Lasers and sensors offer bird’s eye view on climate change
Image source above: World Resources Institute https://www.wri.org/insights/6-graphics-explain-climate-feedback-loop-fueling-us-fires
Issue date of the following article: 13 February 2023
In orbit, in the air or even on the ground, photonics technologies give us a precise big picture on climate change, discovers Ben Skuse, author of the article “Lasers and sensors offer bird’s eye view on climate change.
First, I would like to shout out a big THANK YOU to Ben Skuse who wrote about exci’s Early Wildfire Detection System in the Electro Optics Magazine and gave permission to repost his article. Ben is a professional writer who is passionate about all things science and therefore loves to write about everything that promotes scientific and human understanding. Here is his website: https://benjaminskuse.wordpress.com/.
Please read the following excerpt from the above-mentioned article about exci’s early wildfire detection system:
Commercial climate monitoring from above
Space agencies are not the only organisations monitoring climate indicators from space. For example, some companies are exploiting satellite imagery to detect and stamp out wildfires before they cause widespread devastation and release millions of tonnes of CO2 into the atmosphere. A primary emission source and indicator of climate change, recent years have seen unprecedented wildfires cause havoc across the world, from the Arctic to the Amazon. With wildfires contributing 5-10% of annual global CO2 emissions, more frequent and intense blazes due to climate change have a feedback effect, where the results of warming produce yet more warming.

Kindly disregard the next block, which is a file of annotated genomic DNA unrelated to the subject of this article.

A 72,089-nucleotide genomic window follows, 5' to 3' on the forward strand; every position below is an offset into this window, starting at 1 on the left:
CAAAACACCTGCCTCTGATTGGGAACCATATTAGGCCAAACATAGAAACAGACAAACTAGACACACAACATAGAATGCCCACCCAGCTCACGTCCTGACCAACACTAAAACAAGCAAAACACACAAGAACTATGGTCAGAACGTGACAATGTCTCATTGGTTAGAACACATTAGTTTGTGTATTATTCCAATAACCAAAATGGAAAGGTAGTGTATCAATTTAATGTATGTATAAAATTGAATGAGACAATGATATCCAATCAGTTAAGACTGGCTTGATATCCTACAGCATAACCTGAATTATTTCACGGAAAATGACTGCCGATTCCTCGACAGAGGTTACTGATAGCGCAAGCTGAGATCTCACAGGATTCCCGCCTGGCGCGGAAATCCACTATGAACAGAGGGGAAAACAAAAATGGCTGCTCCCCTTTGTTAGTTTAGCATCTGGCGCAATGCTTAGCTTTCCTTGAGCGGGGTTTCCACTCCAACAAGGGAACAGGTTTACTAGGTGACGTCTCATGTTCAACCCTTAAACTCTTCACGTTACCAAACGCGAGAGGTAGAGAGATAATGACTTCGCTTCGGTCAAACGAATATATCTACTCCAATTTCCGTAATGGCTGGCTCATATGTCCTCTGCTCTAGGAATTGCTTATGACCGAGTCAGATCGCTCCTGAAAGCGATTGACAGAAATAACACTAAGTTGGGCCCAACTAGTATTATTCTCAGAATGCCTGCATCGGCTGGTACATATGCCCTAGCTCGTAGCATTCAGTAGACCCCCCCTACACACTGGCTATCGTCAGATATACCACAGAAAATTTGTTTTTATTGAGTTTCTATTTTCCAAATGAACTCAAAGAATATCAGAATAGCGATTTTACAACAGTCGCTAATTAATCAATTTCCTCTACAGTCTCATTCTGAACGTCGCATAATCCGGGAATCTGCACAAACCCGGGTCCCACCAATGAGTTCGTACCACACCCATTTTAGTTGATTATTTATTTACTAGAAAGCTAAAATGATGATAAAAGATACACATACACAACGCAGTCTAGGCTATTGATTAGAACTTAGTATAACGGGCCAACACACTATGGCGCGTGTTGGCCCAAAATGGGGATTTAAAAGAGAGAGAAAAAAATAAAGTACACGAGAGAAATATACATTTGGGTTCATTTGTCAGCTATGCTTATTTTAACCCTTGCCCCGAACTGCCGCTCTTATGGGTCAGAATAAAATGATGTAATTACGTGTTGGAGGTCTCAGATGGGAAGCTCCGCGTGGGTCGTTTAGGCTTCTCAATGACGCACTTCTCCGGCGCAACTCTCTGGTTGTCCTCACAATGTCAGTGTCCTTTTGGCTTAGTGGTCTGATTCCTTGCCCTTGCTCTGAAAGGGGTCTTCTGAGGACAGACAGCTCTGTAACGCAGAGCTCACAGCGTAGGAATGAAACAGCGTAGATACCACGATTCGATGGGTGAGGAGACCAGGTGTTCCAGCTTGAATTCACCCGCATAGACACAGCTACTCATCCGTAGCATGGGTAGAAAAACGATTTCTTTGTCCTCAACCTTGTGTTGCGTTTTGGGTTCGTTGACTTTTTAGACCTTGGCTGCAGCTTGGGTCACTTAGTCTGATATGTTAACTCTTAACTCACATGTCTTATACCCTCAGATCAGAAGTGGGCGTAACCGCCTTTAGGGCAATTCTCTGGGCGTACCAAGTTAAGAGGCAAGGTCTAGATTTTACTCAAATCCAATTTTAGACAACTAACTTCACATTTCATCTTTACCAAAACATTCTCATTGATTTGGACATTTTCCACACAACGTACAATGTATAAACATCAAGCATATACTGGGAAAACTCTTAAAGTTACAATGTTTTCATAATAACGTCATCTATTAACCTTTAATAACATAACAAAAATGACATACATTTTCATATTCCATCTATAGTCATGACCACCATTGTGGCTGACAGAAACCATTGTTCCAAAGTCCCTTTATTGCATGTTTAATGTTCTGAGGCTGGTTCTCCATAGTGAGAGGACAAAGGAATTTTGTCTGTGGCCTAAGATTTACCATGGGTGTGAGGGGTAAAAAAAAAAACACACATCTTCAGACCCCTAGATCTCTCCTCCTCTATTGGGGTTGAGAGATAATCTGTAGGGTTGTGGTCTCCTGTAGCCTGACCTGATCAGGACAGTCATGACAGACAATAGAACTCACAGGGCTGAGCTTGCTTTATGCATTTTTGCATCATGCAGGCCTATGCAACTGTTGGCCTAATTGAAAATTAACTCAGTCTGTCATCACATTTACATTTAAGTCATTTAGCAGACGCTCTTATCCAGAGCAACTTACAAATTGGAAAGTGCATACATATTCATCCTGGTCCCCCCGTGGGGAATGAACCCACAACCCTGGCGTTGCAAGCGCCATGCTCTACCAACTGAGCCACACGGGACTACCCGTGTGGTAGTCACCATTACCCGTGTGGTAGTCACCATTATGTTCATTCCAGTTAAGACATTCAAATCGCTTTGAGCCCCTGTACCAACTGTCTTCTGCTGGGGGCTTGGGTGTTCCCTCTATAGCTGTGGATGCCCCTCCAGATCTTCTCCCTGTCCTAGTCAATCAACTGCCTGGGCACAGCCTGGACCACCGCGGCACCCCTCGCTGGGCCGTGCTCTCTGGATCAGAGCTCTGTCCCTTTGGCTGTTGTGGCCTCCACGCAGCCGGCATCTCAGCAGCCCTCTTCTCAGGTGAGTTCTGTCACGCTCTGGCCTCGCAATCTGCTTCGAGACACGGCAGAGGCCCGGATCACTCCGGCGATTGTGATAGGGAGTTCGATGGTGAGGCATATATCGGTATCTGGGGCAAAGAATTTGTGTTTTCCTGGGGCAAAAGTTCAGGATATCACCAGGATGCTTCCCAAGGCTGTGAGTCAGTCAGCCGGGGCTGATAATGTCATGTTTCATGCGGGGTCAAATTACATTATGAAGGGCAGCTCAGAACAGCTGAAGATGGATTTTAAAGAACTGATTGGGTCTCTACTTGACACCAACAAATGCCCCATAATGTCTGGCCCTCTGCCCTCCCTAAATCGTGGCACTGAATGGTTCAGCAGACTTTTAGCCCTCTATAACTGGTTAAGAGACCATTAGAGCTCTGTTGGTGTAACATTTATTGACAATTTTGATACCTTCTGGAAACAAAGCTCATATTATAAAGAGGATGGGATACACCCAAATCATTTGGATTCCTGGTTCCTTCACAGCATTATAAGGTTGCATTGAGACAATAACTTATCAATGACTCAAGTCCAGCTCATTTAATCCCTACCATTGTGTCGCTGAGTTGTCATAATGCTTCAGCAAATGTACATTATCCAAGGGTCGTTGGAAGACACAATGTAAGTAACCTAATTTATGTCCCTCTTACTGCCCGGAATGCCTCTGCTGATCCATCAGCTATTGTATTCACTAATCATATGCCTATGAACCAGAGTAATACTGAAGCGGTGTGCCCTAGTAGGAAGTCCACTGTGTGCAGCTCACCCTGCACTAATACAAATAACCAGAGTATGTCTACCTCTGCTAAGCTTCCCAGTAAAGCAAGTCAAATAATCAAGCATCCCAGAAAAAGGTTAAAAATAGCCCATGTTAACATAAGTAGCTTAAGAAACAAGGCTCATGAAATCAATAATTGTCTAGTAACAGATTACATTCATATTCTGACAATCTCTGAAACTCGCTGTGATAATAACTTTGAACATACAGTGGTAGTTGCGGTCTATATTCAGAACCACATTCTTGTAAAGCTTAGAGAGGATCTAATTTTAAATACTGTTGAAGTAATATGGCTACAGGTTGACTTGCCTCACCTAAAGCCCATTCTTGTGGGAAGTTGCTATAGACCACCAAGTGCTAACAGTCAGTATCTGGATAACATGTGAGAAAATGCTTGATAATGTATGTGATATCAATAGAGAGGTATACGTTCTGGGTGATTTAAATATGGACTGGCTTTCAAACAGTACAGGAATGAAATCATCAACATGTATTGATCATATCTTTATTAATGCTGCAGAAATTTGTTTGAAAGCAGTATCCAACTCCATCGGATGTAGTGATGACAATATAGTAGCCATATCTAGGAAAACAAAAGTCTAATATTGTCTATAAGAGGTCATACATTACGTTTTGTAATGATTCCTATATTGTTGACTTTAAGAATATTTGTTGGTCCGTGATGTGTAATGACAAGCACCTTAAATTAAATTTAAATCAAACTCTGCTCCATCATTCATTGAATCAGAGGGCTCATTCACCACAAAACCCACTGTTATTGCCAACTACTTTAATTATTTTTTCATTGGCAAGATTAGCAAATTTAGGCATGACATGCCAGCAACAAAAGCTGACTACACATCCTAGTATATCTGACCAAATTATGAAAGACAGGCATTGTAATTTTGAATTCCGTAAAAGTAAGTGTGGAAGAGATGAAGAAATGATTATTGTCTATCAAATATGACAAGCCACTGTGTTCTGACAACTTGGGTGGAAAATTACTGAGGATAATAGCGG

Engineers build and test the Advanced Topographic Laser Altimeter System (Atlas) for the ICESat-2 mission at Nasa’s Goddard Space Flight Center in Greenbelt
Why does exci not rely solely on Himawari 8 fire warnings? It comes down to data processing time. “A full scan of the coverage area is taken every 10 minutes,” says exci COO Gabrielle Tylor. “But processing the data can take up to 25 minutes,” Tylor says early detection of wildfires within minutes after ignition by using current satellite technology alone is not possible. Nevertheless, exci’s proprietary algorithms enable wildfire detection from space on average in between 10 and 20 minutes over a given area. When this is combined with ground-based camera data, trials in California showed the system could detect 66% of fires within a minute, 95% within 5 minutes, and nearly 100% within 10 minutes, with a near-zero rate of false positives.
End of excerpt.
exci’s early wildfire detection system is powered by advanced Artificial Intelligence that analyses camera data for the presence of smoke and satellite data to detect heat signatures from fires. exci’s AI detects fires from ground-based camera data within minutes of ignition. However, satellites come with their own set of limits when it comes to providing real-time data. While the ground-based camera system provides fast detection during the day, satellites are better suited for
remote and broad area coverage;
tracking, mapping, and monitoring of a fire,
and providing comprehensive coverage in all weather conditions.
For more in-depth information regarding satellites’ limitations in Early Wildfire Detection, check out our blog posts: